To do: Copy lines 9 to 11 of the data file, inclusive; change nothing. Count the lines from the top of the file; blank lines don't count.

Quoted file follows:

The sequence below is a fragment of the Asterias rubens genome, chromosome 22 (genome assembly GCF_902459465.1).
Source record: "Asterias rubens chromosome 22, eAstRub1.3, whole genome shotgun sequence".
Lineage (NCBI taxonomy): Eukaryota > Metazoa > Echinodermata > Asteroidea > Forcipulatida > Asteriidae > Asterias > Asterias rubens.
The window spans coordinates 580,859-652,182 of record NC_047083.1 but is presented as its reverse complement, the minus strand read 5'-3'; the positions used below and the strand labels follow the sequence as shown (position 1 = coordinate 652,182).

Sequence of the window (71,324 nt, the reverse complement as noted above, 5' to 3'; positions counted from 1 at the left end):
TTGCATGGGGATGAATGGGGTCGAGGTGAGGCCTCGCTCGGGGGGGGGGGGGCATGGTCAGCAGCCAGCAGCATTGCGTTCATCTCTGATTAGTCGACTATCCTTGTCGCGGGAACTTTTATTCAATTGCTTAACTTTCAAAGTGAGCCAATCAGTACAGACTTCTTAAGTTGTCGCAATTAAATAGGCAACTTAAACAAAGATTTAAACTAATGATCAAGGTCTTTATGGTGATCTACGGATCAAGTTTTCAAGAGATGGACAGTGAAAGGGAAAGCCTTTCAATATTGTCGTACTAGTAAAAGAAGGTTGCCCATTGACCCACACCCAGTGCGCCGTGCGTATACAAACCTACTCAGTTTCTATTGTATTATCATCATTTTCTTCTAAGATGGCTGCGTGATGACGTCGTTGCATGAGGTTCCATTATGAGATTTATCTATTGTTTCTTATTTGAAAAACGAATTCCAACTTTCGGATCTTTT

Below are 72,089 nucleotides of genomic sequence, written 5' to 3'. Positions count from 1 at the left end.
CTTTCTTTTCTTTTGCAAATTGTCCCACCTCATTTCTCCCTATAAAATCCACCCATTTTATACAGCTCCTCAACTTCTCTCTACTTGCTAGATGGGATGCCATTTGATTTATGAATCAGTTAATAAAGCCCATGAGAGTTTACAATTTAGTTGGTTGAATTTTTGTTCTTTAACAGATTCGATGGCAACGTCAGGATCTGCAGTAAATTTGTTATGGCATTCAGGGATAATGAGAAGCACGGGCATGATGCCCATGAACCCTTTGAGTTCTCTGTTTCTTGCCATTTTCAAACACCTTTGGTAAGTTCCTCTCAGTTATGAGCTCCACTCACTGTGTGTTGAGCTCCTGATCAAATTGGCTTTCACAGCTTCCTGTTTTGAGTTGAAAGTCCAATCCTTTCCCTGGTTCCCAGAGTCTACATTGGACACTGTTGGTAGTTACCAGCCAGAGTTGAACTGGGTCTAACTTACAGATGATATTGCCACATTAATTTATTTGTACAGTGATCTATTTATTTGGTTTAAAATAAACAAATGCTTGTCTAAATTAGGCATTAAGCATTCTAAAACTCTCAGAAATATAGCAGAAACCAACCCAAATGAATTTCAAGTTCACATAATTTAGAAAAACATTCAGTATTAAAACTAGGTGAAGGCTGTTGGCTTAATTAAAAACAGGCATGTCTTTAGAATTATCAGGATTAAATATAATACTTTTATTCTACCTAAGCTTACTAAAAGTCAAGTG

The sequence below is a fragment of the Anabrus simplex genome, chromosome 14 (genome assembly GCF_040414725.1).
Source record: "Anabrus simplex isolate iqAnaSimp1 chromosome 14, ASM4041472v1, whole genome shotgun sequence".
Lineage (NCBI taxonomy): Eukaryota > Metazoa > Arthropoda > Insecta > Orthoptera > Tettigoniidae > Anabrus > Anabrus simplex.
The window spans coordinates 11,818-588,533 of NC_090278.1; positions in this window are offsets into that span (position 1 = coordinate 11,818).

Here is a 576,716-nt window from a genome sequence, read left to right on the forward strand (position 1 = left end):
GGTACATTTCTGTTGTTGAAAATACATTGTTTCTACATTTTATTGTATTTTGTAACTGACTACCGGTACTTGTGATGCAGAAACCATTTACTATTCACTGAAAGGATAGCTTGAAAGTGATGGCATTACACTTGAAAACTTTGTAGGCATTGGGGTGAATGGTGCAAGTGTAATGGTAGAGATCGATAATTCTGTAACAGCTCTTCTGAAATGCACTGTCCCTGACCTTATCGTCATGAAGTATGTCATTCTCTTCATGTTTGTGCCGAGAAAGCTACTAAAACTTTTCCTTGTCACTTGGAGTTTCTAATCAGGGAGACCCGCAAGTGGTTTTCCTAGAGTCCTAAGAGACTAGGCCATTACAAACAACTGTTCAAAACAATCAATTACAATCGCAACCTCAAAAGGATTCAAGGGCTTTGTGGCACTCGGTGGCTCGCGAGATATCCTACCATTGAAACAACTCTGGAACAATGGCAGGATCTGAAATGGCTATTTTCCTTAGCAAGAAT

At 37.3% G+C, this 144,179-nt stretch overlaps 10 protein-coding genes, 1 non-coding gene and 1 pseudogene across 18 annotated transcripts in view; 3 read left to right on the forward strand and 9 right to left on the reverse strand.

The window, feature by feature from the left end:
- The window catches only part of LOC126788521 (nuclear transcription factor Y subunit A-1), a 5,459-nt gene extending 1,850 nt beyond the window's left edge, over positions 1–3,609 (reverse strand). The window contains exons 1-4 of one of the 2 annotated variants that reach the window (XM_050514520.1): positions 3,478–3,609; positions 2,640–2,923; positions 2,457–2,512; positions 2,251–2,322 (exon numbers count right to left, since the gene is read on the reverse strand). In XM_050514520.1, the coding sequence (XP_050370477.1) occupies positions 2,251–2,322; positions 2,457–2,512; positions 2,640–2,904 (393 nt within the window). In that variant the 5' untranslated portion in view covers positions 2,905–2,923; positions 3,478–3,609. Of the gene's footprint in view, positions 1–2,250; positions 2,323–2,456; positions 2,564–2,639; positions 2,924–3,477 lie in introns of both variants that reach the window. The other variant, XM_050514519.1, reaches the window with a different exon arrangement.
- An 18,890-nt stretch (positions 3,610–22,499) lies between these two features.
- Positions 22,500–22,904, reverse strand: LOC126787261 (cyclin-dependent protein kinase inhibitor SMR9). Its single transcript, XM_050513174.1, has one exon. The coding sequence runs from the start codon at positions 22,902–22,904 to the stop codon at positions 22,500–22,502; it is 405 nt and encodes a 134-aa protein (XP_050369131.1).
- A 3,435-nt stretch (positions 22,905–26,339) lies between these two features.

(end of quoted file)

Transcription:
The sequence below is a fragment of the Anabrus simplex genome, chromosome 14 (genome assembly GCF_040414725.1).
Source record: "Anabrus simplex isolate iqAnaSimp1 chromosome 14, ASM4041472v1, whole genome shotgun sequence".
Lineage (NCBI taxonomy): Eukaryota > Metazoa > Arthropoda > Insecta > Orthoptera > Tettigoniidae > Anabrus > Anabrus simplex.